Consolation Darwin. Supposedly for relaxation he read novels. But he had a requirement: they couldn't end sadly. If he happened on one, he flung it furiously in the fire. True or not – I gladly believe it. Roaming in his mind over so many times and places looking back on all the extinct species, such triumphs of strong over weak, so many tests of survival, sooner or later all in vain, that at least in fiction and its micro-scale he had a right to expect a happy ending. And so necessarily: sunrays behind a cloud, lovers together again, kin reconciled, doubts dissolved, faith rewarded, fortunes recovered, treasures dug up, neighbors regret their mulishness, good names restored, greed put to shame, old maids married to respectable ministers, schemers expelled to the other hemisphere, forgers of documents cast down the stairs, seducers of virgins hurrying to altars orphans taken in, widows embraced, pride humbled, wounds mended, prodigal sons invited to the table, the cup of bitterness poured into the sea, tissues wet with tears of reconciliation, universal singing and music-making, and the puppy Fido, lost already in the first chapter, let him run home again and bark joyfully.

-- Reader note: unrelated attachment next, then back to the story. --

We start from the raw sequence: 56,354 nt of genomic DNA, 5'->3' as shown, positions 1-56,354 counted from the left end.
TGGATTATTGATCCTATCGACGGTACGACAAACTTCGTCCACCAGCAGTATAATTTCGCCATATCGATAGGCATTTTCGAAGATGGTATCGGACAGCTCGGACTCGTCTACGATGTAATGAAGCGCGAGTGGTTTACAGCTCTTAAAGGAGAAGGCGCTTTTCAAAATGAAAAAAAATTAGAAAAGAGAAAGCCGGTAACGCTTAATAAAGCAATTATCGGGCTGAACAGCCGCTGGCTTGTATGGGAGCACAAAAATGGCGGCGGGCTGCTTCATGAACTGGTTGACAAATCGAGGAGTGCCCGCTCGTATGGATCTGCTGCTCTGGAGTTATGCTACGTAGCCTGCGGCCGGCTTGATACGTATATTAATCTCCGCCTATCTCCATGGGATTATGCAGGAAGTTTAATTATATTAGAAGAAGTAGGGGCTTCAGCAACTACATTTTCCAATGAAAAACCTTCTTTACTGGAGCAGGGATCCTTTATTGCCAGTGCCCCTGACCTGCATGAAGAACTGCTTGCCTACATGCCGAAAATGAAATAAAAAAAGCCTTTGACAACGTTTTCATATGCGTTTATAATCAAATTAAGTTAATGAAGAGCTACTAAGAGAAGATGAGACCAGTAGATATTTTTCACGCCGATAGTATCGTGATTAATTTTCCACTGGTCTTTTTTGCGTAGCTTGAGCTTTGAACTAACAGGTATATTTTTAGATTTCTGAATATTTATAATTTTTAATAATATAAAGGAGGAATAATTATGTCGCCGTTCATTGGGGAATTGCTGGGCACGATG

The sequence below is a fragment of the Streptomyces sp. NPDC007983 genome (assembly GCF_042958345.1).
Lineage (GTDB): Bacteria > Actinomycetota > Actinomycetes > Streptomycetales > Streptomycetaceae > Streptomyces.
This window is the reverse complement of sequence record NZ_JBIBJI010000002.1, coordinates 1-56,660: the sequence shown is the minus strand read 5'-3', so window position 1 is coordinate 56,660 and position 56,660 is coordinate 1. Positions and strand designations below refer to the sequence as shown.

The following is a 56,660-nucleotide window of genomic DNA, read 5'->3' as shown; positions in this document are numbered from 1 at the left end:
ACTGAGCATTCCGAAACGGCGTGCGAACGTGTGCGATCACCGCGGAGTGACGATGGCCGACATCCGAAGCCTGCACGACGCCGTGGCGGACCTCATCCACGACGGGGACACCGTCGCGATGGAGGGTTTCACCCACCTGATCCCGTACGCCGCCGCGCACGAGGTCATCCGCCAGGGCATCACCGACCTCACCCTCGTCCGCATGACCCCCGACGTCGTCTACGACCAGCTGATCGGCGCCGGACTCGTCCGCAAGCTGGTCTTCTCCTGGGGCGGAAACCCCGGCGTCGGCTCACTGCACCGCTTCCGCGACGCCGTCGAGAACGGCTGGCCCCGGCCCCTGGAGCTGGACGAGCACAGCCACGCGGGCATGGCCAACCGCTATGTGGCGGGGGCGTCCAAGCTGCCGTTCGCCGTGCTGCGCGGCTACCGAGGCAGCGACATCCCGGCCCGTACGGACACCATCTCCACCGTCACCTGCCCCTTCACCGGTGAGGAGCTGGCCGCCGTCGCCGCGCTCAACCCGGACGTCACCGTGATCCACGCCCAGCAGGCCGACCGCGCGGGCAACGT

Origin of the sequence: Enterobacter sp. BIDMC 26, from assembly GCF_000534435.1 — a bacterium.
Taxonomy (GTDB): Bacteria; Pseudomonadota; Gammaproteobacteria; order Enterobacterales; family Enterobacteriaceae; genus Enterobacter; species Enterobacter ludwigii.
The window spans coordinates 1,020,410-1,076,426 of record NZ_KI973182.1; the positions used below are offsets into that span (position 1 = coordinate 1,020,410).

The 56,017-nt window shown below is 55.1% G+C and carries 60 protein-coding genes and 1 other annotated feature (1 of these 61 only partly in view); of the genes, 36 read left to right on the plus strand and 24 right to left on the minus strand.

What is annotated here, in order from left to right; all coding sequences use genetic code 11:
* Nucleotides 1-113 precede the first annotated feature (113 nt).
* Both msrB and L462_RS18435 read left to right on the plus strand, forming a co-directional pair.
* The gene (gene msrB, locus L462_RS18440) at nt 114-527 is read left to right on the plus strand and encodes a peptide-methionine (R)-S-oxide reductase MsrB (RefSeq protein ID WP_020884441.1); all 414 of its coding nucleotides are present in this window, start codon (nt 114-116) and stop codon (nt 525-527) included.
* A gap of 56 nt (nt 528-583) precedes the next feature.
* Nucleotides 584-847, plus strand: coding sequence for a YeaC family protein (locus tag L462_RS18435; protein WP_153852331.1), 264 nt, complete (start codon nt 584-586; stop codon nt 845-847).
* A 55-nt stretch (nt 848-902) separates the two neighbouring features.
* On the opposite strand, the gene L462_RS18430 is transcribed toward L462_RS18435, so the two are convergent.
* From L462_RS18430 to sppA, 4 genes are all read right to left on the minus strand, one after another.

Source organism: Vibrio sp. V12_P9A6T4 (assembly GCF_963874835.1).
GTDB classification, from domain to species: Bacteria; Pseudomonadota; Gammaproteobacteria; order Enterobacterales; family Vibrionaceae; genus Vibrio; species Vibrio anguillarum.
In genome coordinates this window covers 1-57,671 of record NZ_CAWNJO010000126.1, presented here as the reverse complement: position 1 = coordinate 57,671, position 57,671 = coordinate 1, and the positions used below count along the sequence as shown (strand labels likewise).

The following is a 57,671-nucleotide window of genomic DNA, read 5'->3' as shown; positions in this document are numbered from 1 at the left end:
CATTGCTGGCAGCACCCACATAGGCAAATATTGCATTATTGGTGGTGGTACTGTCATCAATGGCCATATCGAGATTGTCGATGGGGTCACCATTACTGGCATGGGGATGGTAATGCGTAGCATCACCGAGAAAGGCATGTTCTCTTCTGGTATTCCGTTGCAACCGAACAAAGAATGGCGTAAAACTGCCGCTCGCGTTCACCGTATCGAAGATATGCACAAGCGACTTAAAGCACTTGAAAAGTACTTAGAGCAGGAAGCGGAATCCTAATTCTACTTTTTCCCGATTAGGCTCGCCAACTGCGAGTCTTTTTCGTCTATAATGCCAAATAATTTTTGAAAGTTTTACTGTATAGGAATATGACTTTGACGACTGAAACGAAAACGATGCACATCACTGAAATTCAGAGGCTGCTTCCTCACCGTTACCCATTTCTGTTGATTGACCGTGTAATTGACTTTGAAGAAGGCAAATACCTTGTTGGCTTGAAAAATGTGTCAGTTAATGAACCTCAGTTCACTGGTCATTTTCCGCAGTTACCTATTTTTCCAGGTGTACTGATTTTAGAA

Translation from the Polish by Michael A. White (2016)
Image: “Fight Between a Tiger and a Buffalo”, Henri Rousseau (1908), via Wikimedia Commons.